Alabama Shakes, Electric Brixton, review
04 May 2012
“Come on, Brittany!” is the cry that galvanises the room, coming from the stage not the audience. Brittany Howard’s soulful holler to herself inspires everyone present to join in, exhorting 1,700 people to tell her to “ho-o-o-o-o-ld on!” On this evidence, the 23-year-old rip-roaring, foot-stomping, soul-baring talisman of the hottest band on the planet is holding on just fine.
Alabama Shakes are experiencing one of those meteoric rises that takes the music business by surprise yet seems paradoxically inevitable, when everyone suddenly agrees that something is utterly fantastic, usually because it is.
Last year, they were just a rumour on hipster blogs, slogging around the American circuit. This year, their debut album is top ten on both sides of the Atlantic,
read more via Telegraph.
18 Mar 2012
It is impossible to really describe the chaotic, cacophonic spirit of South By Southwest (SXSW), the music business festival in Austin Texas. Thousands of bands, singer-songwriters, hip-hop crews dreaming of pop stardom colonise every car lot, bar, tattoo parlour and vacant space in the city to ply their wares for managers, record companies, agents, PRS, hustlers, journalists and fans, all searching for that something special, pop’s holy grail, the very future of music.
Bruce Springsteen, visiting for the first time, described it as “a teenage music junkie’s wet dream.” A man once himself heralded as rock and roll’s future declared his amazement at being in “a town with ten thousand bands. Back in ’64 when I picked up a the guitar it would have seemed an insane pipe dream. There wouldn’t be enough guitars to go around. We’d have to be sharing.”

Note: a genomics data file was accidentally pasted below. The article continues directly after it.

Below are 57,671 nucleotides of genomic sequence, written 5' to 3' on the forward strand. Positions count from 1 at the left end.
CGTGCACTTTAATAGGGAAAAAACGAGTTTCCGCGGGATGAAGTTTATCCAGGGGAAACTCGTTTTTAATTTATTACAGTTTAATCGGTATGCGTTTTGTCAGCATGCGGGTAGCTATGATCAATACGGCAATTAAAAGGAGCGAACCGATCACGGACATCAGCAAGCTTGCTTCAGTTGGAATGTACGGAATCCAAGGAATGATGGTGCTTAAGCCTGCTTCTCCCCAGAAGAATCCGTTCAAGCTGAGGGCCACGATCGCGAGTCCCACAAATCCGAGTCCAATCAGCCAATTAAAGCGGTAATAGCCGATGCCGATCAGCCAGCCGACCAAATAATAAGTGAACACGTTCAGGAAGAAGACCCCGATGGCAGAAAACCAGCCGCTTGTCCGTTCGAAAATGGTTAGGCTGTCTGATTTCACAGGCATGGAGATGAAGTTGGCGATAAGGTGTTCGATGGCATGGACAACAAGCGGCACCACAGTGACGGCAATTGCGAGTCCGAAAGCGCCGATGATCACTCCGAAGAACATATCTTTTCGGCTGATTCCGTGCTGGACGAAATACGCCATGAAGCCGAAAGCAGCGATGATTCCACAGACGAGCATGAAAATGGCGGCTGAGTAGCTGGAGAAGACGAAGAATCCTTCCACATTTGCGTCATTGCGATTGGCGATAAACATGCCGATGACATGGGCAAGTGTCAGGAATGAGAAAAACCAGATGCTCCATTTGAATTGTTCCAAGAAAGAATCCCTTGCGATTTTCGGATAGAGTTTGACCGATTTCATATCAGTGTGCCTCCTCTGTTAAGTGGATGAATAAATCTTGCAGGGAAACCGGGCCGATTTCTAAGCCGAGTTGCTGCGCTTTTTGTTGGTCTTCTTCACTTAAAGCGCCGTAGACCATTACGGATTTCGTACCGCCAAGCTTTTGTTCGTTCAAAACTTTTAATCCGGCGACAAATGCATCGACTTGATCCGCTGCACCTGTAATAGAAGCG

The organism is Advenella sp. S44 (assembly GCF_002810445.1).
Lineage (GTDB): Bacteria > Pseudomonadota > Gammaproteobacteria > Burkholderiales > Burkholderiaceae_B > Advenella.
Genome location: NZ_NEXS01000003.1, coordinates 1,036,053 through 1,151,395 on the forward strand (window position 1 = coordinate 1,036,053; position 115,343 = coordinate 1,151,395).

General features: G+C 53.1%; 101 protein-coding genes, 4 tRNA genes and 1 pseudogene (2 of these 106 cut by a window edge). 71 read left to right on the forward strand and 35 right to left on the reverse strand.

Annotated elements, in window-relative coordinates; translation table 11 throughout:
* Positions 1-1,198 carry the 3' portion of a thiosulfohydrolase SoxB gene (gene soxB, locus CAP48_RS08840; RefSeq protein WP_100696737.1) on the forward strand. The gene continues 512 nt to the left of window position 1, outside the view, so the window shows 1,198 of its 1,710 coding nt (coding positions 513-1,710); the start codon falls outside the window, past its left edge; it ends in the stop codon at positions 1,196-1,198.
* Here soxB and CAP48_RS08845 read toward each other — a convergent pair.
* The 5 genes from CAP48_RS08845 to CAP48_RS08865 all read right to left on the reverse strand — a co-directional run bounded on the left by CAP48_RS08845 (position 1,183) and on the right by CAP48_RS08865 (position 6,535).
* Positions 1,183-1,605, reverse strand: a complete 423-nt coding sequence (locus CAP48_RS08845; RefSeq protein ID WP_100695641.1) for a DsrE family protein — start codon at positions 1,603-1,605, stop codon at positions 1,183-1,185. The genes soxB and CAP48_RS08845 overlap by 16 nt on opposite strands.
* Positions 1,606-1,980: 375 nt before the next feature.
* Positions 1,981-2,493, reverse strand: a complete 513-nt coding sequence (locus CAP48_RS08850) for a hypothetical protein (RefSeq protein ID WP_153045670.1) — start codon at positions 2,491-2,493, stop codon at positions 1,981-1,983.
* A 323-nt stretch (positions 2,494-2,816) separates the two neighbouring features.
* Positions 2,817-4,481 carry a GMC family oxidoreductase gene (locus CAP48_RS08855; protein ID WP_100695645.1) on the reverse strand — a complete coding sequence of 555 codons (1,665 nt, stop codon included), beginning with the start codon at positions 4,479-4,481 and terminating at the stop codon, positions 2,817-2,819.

Springsteen delivered the festival’s keynote speech, an inspiring address aimed at encouraging a new generation to reach for the highest artistic levels. Later that night, he put his own advice into action, with a masterclass in performance that may well be the greatest show this festival has ever seen. His expanding 17-piece line up of the E Street Band brought out the folk, gospel, funk, soul and blues roots of his trademark epic rock. Listening to Springsteen is like hearing the beating heart of of America.
While established stars like Norah Jones, Keane and The Shins use the festival to showcase new material, the emphasis is on the up-and-coming. This is the place where a buzz begins that can be heard through the whole music world. Pick of the festival, for me and many others, were Minneapolis quartet Polica. Featuring two drummers and a high-powered bassist, they sound like the future: understated, ethereal space age pop that explodes into furious groove, all brought into focus by the effects laden vocals and mesmerising moves of frontwoman Channy Leaneagh. With the poised, self-contained beauty of a young Jean Seberg, her understated yet electrifying sensuality is set to make her the new hipster pin up.